• The aim of my research was to come up with a definitive diet that could be taken on by the range of rehabilitation centres but I do not in any way seek to present this diet as better than other insect-based diets. For instance, Mauersegler Klinik in Frankfurt, the main reference point for Common Swift rehabilitation, where Dr.Christiane Haupt leads the recovery treatment of this species, uses a diet based on crickets. Certainly I would consider the best diets to be ones composed of a greater variety of insect species, such as those used by private expert rehabilitators like Hilde Mathes in Germany or Gillian Westray in the UK (www.swift-conservation.org). Unfortunately, these diets are probably not a viable option when you are hand-rearing a very large number of chicks.
  • I need to acknowledge the fact that there is some controversy about the use of mealworms to hand-rear Common Swifts. The diet is based on and inspired by information set out in Kyle and Kyle (2004), which in turn is based on the long experience of experts in the United States  in hand rearing Chimney Swifts (Chaetura pelagica). Their experience demonstrates significant success rates in rehabilitation and also in recovery data in the years following release. This diet has also proved successful at Torreferrussa as a base diet for more than 800 chicks in the last season. In addition, histopathological analysis carried out on some individuals confirmed the absence of internal organ damage caused by the mealworm-based diet. Even with these results, I am far from wanting to create a mealworm vs cricket discussion, but most emphatically want to generate an insect vs non-insect one.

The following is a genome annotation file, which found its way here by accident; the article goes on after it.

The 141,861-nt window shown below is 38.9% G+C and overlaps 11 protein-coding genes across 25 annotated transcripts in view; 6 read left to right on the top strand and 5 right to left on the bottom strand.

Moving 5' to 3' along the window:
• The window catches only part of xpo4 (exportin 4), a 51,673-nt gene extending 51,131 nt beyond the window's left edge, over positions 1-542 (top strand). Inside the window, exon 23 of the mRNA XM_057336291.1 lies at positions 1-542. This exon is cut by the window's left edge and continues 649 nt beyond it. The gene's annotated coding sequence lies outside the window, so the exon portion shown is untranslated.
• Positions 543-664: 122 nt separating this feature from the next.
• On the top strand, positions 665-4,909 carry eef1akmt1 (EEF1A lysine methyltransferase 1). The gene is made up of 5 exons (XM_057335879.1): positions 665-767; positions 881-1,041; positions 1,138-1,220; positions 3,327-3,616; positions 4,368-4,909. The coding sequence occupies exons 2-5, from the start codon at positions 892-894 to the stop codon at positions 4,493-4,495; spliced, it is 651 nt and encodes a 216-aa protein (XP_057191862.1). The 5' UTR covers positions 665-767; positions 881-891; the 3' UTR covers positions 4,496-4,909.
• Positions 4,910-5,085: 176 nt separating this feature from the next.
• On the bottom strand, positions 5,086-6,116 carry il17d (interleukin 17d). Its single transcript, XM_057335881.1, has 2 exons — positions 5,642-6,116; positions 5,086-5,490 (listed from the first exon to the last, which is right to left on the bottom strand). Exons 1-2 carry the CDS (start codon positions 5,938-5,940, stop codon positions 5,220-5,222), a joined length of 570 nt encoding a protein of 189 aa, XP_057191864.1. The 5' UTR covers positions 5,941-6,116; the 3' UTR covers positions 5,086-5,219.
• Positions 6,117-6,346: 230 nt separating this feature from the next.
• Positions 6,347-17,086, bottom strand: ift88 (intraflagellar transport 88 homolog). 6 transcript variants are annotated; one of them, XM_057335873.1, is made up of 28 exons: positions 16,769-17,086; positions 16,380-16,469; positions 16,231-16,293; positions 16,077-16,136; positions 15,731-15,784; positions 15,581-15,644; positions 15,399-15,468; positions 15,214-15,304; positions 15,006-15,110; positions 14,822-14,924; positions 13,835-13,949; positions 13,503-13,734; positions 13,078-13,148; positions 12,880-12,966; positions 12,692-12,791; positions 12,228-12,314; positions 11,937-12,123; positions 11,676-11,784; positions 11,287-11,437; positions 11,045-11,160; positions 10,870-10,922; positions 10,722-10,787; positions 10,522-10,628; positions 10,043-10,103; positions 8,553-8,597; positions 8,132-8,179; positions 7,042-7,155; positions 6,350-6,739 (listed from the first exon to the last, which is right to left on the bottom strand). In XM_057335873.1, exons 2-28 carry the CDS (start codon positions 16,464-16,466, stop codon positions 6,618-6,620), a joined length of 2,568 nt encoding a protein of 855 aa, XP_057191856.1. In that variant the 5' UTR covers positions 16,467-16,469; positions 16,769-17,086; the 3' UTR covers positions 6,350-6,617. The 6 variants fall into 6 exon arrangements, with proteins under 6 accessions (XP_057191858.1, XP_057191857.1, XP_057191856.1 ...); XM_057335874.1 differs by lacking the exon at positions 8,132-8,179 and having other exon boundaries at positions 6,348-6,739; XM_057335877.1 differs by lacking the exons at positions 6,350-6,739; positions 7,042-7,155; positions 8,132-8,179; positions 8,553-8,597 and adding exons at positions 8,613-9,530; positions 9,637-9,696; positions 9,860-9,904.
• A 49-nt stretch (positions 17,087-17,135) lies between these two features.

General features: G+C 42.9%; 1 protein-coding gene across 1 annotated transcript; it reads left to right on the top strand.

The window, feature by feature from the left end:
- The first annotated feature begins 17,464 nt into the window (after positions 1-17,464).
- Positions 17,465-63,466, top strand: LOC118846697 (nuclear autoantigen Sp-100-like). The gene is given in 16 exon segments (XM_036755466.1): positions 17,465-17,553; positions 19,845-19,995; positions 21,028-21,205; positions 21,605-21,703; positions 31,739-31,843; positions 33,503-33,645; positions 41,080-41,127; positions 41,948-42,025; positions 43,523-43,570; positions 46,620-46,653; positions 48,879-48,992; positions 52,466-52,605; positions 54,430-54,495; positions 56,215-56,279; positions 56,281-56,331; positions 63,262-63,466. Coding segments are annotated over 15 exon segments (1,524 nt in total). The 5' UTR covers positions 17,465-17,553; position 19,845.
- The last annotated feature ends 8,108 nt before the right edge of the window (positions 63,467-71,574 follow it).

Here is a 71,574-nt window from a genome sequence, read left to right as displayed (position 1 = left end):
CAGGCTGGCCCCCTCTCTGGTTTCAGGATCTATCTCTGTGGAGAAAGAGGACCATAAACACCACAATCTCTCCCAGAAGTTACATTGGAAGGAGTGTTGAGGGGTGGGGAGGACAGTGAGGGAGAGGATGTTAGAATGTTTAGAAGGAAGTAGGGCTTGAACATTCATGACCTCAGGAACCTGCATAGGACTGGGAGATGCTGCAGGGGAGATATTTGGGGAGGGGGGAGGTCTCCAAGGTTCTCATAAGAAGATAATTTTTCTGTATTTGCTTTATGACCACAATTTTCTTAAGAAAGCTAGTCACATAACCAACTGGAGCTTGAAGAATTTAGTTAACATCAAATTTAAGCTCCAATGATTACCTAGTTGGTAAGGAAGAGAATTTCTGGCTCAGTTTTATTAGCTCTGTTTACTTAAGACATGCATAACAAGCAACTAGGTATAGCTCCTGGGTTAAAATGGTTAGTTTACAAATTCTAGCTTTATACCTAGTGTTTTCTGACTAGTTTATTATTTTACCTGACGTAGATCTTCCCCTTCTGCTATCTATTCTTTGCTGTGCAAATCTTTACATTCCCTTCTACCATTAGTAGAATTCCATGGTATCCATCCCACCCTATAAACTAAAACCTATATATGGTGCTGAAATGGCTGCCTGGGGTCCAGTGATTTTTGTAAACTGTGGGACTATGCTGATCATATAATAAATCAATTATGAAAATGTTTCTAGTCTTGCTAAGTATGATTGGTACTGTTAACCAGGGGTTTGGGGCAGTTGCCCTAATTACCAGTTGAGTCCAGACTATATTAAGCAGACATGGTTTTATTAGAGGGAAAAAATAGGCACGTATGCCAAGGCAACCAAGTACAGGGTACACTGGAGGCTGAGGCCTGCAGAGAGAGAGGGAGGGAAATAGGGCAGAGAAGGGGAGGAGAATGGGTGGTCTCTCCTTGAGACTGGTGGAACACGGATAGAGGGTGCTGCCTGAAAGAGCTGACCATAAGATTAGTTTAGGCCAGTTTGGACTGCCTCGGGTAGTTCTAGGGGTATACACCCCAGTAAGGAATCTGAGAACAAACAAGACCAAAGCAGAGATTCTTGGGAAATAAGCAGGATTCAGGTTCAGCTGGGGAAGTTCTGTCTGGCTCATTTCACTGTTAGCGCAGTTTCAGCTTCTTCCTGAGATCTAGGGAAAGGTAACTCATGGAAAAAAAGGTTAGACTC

• In relation to the mealworm diet, we have attempted to add in other insect species such as crickets (commercially produced), and species bred in the Centre such as silk worm (Bombyx mori), wax worm (Galleria melonella) and Argentinian cockroach (Blaptica dubia).These species may provide a useful supplement to the diet where mealworms represent the 90%. This was done basically for economical reasons and also because of difficulties with utilising certain other species. The cricket diet, which has also been proven to be successful, may simply be unsustainable in economic terms for hand-rearing the almost 800 Common Swifts (and other species such as Alpine Swifts) which arrive each season at the rehabilitation centre. The research results indicate that such investment may in any case be unnecessary.